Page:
By Paul Homewood
European demand, especially in Germany and Poland, is one reason why the world is on track for record coal consumption in 2022
Europe passed its first winter test without Russian energy, keeping the lights on through this month’s cold blast. The secret to its success: burning more coal than it has in years.
Consuming large amounts of coal represents a difficult choice for European nations that had promised to ditch the carbon-intensive fuel to contain climate change. Russia’s cut to natural-gas supplies after invading Ukraine and outages at French nuclear plants have spurred the revival.
European demand is one reason why the world is on track for record coal consumption in 2022, the International Energy Agency said this month. “Coal will continue to be the global energy system’s largest single source of carbon-dioxide emissions by far,” the intergovernmental organization said, adding that it expects global demand to flatline before falling after 2025.
The effects of war have turbocharged coal’s comeback. But a flaw in Europe’s approach to the transition toward renewable sources of energy has also played a role.
The continent has invested in wind and solar energy while closing dozens of coal-fired power plants over the past decade. When it is cloudy or the wind is low, and demand is high, Europe doesn’t have the capacity to maintain electricity supplies from clean sources.
At that point, power prices rise to encourage utilities to fire up fossil-fuel plants. Gas mostly filled the gap in recent years. But coal has taken the lead of late—partly because Germany and other countries brought plants back online, and partly because gas is so expensive that it is more profitable for utilities to burn coal.
“Whenever there’s higher power demand, you ramp up coal as much as possible and it jumps into the system before the gas plants,” said Paweł Czyżak, analyst at Ember, a think tank that aims to expedite the shift away from coal.
Coal use rose this month when icy, calm weather quieted wind farms and strained the electricity system. The European Union generated 22% of its power with coal and its sister fuel lignite, also known as brown coal, in the first two weeks of December, said Mr. Czyżak. That is up from 17% in the same period last year and from the 15% average for the whole of 2021.
In Europe’s interconnected market, coal power flowed across borders.
At times, Great Britain meets more than half its power demand with wind. On Dec. 11, that fell to less than 4% just as demand jumped, according to National Grid ESO. The power-grid operator ordered two standby coal units to warm up in case they needed to generate power the next day.
National Grid stood the generators down after high U.K. prices pulled in power from the continent and Norway along subsea cables. Some came from France, which passed on power it had imported from Belgium, Switzerland, Spain, Italy—and in particular Germany, where coal and lignite plants were running full throttle.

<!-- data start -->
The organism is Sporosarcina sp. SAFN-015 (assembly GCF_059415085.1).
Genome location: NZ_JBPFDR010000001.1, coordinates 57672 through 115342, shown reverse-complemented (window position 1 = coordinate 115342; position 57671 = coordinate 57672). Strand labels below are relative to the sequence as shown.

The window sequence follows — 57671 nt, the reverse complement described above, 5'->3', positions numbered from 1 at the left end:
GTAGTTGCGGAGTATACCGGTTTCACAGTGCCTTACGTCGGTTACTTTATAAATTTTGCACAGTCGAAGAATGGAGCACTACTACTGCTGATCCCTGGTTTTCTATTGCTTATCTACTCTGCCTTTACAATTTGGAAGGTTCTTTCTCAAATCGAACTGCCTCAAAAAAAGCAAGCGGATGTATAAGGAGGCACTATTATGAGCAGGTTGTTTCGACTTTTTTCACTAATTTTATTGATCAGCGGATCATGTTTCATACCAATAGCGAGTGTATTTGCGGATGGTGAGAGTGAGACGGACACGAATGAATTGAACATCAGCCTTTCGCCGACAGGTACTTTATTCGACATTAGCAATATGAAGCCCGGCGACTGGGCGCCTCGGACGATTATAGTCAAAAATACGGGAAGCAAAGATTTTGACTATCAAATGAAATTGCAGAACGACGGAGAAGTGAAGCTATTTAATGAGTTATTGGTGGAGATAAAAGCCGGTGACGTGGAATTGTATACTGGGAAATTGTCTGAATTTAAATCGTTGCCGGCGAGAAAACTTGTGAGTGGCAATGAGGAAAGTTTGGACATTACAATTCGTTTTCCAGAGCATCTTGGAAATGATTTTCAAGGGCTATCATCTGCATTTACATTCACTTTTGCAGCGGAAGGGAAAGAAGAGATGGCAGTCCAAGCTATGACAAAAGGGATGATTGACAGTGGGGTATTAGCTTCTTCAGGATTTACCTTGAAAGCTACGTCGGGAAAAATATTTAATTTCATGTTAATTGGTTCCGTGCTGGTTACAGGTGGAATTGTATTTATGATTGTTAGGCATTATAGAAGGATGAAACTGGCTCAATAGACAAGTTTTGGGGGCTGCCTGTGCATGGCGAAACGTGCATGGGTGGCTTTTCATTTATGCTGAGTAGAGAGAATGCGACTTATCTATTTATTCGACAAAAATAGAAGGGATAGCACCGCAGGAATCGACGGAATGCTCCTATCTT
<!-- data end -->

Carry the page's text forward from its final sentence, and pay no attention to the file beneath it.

In the first two weeks of December, Germany generated 49% more power with coal and 6% more with lignite than in the same period a year ago, according to EnAppSys Ltd.
“It’s a security of supply issue across Europe and the Germans had some plants that they could bring back, so that’s what they did,” said Jean-Paul Harreman, a director at the data analysis and consulting firm. “If the Germans didn’t deliver, then the French would have a problem.”
Wind speeds and temperatures have since picked up while several French nuclear reactors have come back online. But finding ways to meet demand when renewables flicker is one of the biggest challenges facing governments and companies over the next decade, energy executives say.
Neither hydrogen nor batteries, which could store power to be released when wind speeds drop, are ready to be produced or deployed at scale. “I find it hard to say at this point which is the likely winner,” said Pieter de Pous, program leader for fossil-fuel transition at think-tank E3G. Building more grid connections so renewable power can be funneled across borders is also key, he said.
Europe was on track to consume more coal for the second year running before the recent freeze. It has imported the fuel from far-flung producers including Colombia, Indonesia and South Africa after banning Russian coal as part of sanctions on Moscow.
Poland’s pro-coal government, in particular, has touted the fuel as a way to keep the economy running while war rages in neighboring Ukraine. The country accounts for more than 40% of EU hard-coal demand, and has clashed with Brussels over its desire to stick with coal plants and mines.
In April, after Russia cut gas supplies to Poland, the government dropped a ban on burning lignite and poor-quality coal at home. At an election rally in September, Jarosław Kaczyński, leader of the ruling Law and Justice Party, encouraged voters to “burn whatever was necessary to keep warm, except for tires.”
Meeting demand is difficult because Poland no longer imports Russian coal. Prices for the fuel leapt, prompting the government to cap energy bills for 2023. Analysts say pollution levels will worsen if coal prices keep rising, encouraging people to turn to alternatives to warm their homes.
“Whether or not Poland will have sufficient amounts of coal really depends on how severe this year’s winter will be,” said Robert Tomaszewski, an energy analyst at Polityka Insight.
Across Europe, industry is leaning on coal, as well as oil, to keep operating at a time of high gas and power prices. Evonik Industries AG extended the life of the coal-fired power plant at its factory in Marl to March 2024 after the invasion of Ukraine. The German chemicals maker had planned to close the plant, which mainly generates steam for chemical processes, in the summer of 2022.
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December 23, 2022 at 04:03AM